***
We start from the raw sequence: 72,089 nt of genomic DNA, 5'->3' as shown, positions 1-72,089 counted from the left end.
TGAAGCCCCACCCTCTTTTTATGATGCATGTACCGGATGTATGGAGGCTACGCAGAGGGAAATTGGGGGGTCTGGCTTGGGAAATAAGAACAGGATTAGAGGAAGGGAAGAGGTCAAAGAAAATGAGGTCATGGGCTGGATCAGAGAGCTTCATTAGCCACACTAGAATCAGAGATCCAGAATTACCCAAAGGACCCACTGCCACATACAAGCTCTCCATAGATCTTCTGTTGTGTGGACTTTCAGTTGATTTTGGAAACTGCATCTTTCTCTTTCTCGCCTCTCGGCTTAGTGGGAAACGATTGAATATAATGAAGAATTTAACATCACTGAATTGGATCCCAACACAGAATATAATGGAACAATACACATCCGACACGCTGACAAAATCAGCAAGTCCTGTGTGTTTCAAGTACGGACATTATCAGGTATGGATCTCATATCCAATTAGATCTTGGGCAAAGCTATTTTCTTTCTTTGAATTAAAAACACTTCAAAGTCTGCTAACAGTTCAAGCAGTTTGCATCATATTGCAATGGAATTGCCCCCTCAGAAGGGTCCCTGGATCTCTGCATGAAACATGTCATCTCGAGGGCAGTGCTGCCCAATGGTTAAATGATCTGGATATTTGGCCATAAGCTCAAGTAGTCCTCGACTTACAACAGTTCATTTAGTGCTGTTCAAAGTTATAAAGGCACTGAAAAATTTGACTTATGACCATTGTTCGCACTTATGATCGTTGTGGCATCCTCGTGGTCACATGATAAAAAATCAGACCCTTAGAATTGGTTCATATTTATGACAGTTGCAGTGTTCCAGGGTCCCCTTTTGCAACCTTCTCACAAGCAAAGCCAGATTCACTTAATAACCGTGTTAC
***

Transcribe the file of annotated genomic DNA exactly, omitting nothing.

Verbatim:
We start from the raw sequence: 72,089 nt of genomic DNA, 5'->3' as shown, positions 1-72,089 counted from the left end.
TGAAGCCCCACCCTCTTTTTATGATGCATGTACCGGATGTATGGAGGCTACGCAGAGGGAAATTGGGGGGTCTGGCTTGGGAAATAAGAACAGGATTAGAGGAAGGGAAGAGGTCAAAGAAAATGAGGTCATGGGCTGGATCAGAGAGCTTCATTAGCCACACTAGAATCAGAGATCCAGAATTACCCAAAGGACCCACTGCCACATACAAGCTCTCCATAGATCTTCTGTTGTGTGGACTTTCAGTTGATTTTGGAAACTGCATCTTTCTCTTTCTCGCCTCTCGGCTTAGTGGGAAACGATTGAATATAATGAAGAATTTAACATCACTGAATTGGATCCCAACACAGAATATAATGGAACAATACACATCCGACACGCTGACAAAATCAGCAAGTCCTGTGTGTTTCAAGTACGGACATTATCAGGTATGGATCTCATATCCAATTAGATCTTGGGCAAAGCTATTTTCTTTCTTTGAATTAAAAACACTTCAAAGTCTGCTAACAGTTCAAGCAGTTTGCATCATATTGCAATGGAATTGCCCCCTCAGAAGGGTCCCTGGATCTCTGCATGAAACATGTCATCTCGAGGGCAGTGCTGCCCAATGGTTAAATGATCTGGATATTTGGCCATAAGCTCAAGTAGTCCTCGACTTACAACAGTTCATTTAGTGCTGTTCAAAGTTATAAAGGCACTGAAAAATTTGACTTATGACCATTGTTCGCACTTATGATCGTTGTGGCATCCTCGTGGTCACATGATAAAAAATCAGACCCTTAGAATTGGTTCATATTTATGACAGTTGCAGTGTTCCAGGGTCCCCTTTTGCAACCTTCTCACAAGCAAAGCCAGATTCACTTAATAACCGTGTTAC